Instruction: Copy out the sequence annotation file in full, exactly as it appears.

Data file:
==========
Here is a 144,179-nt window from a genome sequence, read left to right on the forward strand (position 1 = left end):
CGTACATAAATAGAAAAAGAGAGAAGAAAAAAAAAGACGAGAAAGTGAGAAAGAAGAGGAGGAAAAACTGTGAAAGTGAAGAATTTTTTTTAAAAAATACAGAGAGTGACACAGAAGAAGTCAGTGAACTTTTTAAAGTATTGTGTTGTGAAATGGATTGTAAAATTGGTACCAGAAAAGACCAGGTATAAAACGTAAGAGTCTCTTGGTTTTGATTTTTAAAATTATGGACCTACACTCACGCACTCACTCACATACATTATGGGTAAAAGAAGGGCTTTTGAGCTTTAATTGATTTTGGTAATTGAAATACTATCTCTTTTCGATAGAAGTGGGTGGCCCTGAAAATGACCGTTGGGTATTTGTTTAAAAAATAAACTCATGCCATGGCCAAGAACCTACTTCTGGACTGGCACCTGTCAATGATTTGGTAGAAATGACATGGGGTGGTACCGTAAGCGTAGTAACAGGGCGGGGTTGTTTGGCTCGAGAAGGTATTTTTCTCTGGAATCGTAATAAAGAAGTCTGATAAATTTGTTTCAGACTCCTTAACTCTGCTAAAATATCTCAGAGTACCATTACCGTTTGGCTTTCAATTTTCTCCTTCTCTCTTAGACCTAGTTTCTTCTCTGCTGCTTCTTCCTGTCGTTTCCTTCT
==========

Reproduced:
Here is a 144,179-nt window from a genome sequence, read left to right on the forward strand (position 1 = left end):
CGTACATAAATAGAAAAAGAGAGAAGAAAAAAAAAGACGAGAAAGTGAGAAAGAAGAGGAGGAAAAACTGTGAAAGTGAAGAATTTTTTTTAAAAAATACAGAGAGTGACACAGAAGAAGTCAGTGAACTTTTTAAAGTATTGTGTTGTGAAATGGATTGTAAAATTGGTACCAGAAAAGACCAGGTATAAAACGTAAGAGTCTCTTGGTTTTGATTTTTAAAATTATGGACCTACACTCACGCACTCACTCACATACATTATGGGTAAAAGAAGGGCTTTTGAGCTTTAATTGATTTTGGTAATTGAAATACTATCTCTTTTCGATAGAAGTGGGTGGCCCTGAAAATGACCGTTGGGTATTTGTTTAAAAAATAAACTCATGCCATGGCCAAGAACCTACTTCTGGACTGGCACCTGTCAATGATTTGGTAGAAATGACATGGGGTGGTACCGTAAGCGTAGTAACAGGGCGGGGTTGTTTGGCTCGAGAAGGTATTTTTCTCTGGAATCGTAATAAAGAAGTCTGATAAATTTGTTTCAGACTCCTTAACTCTGCTAAAATATCTCAGAGTACCATTACCGTTTGGCTTTCAATTTTCTCCTTCTCTCTTAGACCTAGTTTCTTCTCTGCTGCTTCTTCCTGTCGTTTCCTTCT